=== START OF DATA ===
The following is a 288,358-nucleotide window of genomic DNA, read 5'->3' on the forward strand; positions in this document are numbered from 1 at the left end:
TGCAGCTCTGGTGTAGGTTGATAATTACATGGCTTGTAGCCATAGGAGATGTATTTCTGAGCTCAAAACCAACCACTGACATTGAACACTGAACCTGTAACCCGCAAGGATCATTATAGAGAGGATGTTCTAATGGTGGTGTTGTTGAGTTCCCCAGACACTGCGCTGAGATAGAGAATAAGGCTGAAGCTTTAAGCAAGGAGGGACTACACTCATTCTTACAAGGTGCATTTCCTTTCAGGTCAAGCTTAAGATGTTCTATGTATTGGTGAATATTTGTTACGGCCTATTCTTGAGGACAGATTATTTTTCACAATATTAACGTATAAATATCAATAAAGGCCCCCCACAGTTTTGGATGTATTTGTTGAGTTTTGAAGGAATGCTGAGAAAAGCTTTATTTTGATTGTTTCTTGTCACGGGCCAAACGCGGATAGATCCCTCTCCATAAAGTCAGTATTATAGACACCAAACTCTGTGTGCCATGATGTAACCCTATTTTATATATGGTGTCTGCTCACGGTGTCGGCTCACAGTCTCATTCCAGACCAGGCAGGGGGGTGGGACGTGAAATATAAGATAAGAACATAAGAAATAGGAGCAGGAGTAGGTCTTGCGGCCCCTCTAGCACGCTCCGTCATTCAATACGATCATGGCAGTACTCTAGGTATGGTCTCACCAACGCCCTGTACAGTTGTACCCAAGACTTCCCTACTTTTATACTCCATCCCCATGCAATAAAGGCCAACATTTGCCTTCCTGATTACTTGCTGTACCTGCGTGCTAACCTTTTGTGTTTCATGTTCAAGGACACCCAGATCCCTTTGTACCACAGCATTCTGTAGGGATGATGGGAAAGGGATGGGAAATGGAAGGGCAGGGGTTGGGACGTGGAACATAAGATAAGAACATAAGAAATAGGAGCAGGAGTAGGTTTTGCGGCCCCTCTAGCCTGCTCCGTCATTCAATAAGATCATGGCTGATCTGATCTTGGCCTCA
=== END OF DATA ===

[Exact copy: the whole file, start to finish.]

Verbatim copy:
The following is a 288,358-nucleotide window of genomic DNA, read 5'->3' on the forward strand; positions in this document are numbered from 1 at the left end:
TGCAGCTCTGGTGTAGGTTGATAATTACATGGCTTGTAGCCATAGGAGATGTATTTCTGAGCTCAAAACCAACCACTGACATTGAACACTGAACCTGTAACCCGCAAGGATCATTATAGAGAGGATGTTCTAATGGTGGTGTTGTTGAGTTCCCCAGACACTGCGCTGAGATAGAGAATAAGGCTGAAGCTTTAAGCAAGGAGGGACTACACTCATTCTTACAAGGTGCATTTCCTTTCAGGTCAAGCTTAAGATGTTCTATGTATTGGTGAATATTTGTTACGGCCTATTCTTGAGGACAGATTATTTTTCACAATATTAACGTATAAATATCAATAAAGGCCCCCCACAGTTTTGGATGTATTTGTTGAGTTTTGAAGGAATGCTGAGAAAAGCTTTATTTTGATTGTTTCTTGTCACGGGCCAAACGCGGATAGATCCCTCTCCATAAAGTCAGTATTATAGACACCAAACTCTGTGTGCCATGATGTAACCCTATTTTATATATGGTGTCTGCTCACGGTGTCGGCTCACAGTCTCATTCCAGACCAGGCAGGGGGGTGGGACGTGAAATATAAGATAAGAACATAAGAAATAGGAGCAGGAGTAGGTCTTGCGGCCCCTCTAGCACGCTCCGTCATTCAATACGATCATGGCAGTACTCTAGGTATGGTCTCACCAACGCCCTGTACAGTTGTACCCAAGACTTCCCTACTTTTATACTCCATCCCCATGCAATAAAGGCCAACATTTGCCTTCCTGATTACTTGCTGTACCTGCGTGCTAACCTTTTGTGTTTCATGTTCAAGGACACCCAGATCCCTTTGTACCACAGCATTCTGTAGGGATGATGGGAAAGGGATGGGAAATGGAAGGGCAGGGGTTGGGACGTGGAACATAAGATAAGAACATAAGAAATAGGAGCAGGAGTAGGTTTTGCGGCCCCTCTAGCCTGCTCCGTCATTCAATAAGATCATGGCTGATCTGATCTTGGCCTCA